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Greek epitaphic poetry : a selection / edited by Richard Hunter.

Contributor(s): Hunter, Richard L [edt].
Material type: TextTextSeries: Cambridge Greek and Latin classics.Publisher: Cambridfe : Cambridge university press, 2022Description: XIII, 280 str. : zemljop. karte ; 22 cm.ISBN: 9781108926041.Subject(s): grčki epitafi | grčka poezija - epitafSummary: "This is an anthology of private funerary poems in Greek from the archaic period until later antiquity. The vast majority of these poems were inscribed on tombs or grave stelai and served to identify, celebrate and mourn the dead. It is not in fact very difficult to distinguish such 'funerary' poems from other types of inscription, even if there are important overlaps in style and subject between, say, some honorific and some epitaphic verse-inscriptions; what can be much more difficult, however, is to distinguish 'public' from 'private' inscriptions, and indeed to decide what, if anything, is at stake in the distinction and how that distinction changed over time. Our earliest verse epitaphs seem to be 'private', in the sense that, as far as we can tell, they were designed and erected by the family of the deceased. For the fifth century, however, our evidence is predominantly Attic, and, from the first three-quarters of the century in particular, we have very few clearly 'private' such inscriptions, as opposed to those either sponsored or displayed (or both) by public authorities; this was the age of public burials and public commemorations in polyandry or 'multiple tombs', which (quite literally) embodied the spirit of public service demanded of male citizens. 'Private' poems too, of course, reflected the ideology of the city in which they were displayed, and we must not assume that a 'public-private' distinction mapped exactly on to some ancient equivalent of a modern 'official-unofficial' one. 'Private' inscriptions, for example, might need 'public' blessing to be erected in a particularly prominent place or even to use a particular language of praise."--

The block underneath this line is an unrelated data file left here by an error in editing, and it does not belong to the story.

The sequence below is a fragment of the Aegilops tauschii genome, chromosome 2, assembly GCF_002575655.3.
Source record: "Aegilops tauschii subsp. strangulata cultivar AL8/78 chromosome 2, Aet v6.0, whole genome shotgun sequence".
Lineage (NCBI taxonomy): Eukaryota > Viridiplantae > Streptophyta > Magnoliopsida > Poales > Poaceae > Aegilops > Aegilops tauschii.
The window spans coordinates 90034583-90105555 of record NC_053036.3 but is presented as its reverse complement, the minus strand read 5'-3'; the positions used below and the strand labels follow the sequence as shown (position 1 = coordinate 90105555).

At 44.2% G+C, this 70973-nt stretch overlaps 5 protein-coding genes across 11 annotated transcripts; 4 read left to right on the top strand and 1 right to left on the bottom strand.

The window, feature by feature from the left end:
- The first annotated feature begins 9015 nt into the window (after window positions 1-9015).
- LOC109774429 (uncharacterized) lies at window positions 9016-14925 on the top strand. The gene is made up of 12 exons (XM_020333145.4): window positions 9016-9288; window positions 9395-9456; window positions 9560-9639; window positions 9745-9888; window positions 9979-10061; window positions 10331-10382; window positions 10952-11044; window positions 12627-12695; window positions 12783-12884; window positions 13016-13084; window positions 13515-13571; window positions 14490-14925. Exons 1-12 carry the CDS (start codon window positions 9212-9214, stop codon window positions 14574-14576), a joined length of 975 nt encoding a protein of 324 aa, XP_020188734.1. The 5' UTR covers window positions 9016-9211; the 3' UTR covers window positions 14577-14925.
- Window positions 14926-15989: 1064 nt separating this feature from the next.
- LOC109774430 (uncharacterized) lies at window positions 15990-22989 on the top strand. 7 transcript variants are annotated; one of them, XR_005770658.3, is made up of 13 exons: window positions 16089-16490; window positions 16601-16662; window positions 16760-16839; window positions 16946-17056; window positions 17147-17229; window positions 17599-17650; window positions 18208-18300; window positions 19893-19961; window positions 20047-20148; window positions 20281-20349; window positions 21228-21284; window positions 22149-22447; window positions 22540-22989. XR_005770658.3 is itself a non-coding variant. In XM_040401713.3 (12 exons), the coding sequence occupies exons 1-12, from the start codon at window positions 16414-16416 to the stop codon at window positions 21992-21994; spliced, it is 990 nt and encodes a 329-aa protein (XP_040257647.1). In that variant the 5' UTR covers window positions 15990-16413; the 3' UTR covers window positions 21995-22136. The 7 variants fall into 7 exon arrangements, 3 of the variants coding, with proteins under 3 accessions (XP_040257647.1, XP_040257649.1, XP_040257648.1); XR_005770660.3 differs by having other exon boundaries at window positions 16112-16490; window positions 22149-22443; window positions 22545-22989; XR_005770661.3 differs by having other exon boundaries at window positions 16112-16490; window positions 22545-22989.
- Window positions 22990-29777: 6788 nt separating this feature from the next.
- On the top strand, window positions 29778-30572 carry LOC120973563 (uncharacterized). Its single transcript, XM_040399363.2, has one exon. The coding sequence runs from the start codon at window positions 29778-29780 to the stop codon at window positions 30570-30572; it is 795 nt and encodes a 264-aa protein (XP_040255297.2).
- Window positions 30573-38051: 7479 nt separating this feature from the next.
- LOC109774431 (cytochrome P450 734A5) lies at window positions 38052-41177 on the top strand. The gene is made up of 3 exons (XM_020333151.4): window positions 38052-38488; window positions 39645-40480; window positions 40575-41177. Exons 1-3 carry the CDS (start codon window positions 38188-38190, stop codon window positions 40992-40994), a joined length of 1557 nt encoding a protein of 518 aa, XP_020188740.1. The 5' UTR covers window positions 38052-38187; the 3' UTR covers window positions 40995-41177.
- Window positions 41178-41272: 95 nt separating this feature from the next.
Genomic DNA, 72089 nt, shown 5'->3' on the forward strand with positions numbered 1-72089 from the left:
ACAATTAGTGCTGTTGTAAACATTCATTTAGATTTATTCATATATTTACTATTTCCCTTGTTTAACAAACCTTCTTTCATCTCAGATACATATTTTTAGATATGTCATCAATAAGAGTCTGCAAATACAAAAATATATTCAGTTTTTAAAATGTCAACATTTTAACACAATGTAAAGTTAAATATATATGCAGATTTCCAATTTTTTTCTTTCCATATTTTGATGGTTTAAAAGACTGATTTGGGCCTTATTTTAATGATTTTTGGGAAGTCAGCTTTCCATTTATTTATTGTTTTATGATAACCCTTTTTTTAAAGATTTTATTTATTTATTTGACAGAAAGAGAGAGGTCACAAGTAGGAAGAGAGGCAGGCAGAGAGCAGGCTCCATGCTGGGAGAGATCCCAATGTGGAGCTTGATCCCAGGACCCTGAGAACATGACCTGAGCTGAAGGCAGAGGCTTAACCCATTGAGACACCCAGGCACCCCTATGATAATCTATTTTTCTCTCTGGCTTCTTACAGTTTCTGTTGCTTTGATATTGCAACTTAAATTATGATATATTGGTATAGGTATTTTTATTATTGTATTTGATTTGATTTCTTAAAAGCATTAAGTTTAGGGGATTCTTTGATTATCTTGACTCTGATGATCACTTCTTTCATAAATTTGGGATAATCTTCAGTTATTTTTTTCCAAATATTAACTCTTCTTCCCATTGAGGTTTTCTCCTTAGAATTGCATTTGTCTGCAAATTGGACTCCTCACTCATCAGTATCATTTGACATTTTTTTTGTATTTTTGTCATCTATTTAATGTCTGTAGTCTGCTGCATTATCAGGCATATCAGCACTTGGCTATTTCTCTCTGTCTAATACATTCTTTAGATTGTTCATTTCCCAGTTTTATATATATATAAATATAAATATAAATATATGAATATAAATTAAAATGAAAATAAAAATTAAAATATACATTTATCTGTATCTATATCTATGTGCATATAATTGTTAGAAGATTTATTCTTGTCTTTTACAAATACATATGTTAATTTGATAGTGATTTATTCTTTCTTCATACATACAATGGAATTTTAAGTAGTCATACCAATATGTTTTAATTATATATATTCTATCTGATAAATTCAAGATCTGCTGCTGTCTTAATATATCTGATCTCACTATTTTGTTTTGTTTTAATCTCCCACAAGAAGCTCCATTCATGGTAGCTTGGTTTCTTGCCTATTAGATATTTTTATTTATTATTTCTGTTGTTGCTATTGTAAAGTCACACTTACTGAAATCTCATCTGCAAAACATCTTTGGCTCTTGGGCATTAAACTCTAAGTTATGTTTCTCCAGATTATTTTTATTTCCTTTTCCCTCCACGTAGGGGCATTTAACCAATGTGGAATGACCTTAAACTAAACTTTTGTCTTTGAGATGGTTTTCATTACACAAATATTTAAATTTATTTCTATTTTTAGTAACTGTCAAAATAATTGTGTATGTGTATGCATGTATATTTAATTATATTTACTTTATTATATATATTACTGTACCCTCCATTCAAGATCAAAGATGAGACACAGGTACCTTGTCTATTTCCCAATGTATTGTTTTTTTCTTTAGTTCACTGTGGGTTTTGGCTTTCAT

List(s) this item appears in: KLF - Prinove 2022
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Item type Current location Collection Call number Status Date due Barcode Item holds
Knjiga Knjiga Knjižnica FFZG
4. kat, klasična filologija
Klasična filologija ED20.1 GRE.E (Browse shelf) Available 1305287119
Total holds: 0

Bibliografija: str. 254-273.

Kazala.

"This is an anthology of private funerary poems in Greek from the archaic period until later antiquity. The vast majority of these poems were inscribed on tombs or grave stelai and served to identify, celebrate and mourn the dead. It is not in fact very difficult to distinguish such 'funerary' poems from other types of inscription, even if there are important overlaps in style and subject between, say, some honorific and some epitaphic verse-inscriptions; what can be much more difficult, however, is to distinguish 'public' from 'private' inscriptions, and indeed to decide what, if anything, is at stake in the distinction and how that distinction changed over time. Our earliest verse epitaphs seem to be 'private', in the sense that, as far as we can tell, they were designed and erected by the family of the deceased. For the fifth century, however, our evidence is predominantly Attic, and, from the first three-quarters of the century in particular, we have very few clearly 'private' such inscriptions, as opposed to those either sponsored or displayed (or both) by public authorities; this was the age of public burials and public commemorations in polyandry or 'multiple tombs', which (quite literally) embodied the spirit of public service demanded of male citizens. 'Private' poems too, of course, reflected the ideology of the city in which they were displayed, and we must not assume that a 'public-private' distinction mapped exactly on to some ancient equivalent of a modern 'official-unofficial' one. 'Private' inscriptions, for example, might need 'public' blessing to be erected in a particularly prominent place or even to use a particular language of praise."--

Tekst na grč., uvod i komentar na eng. Grčki alfabet, latinica.

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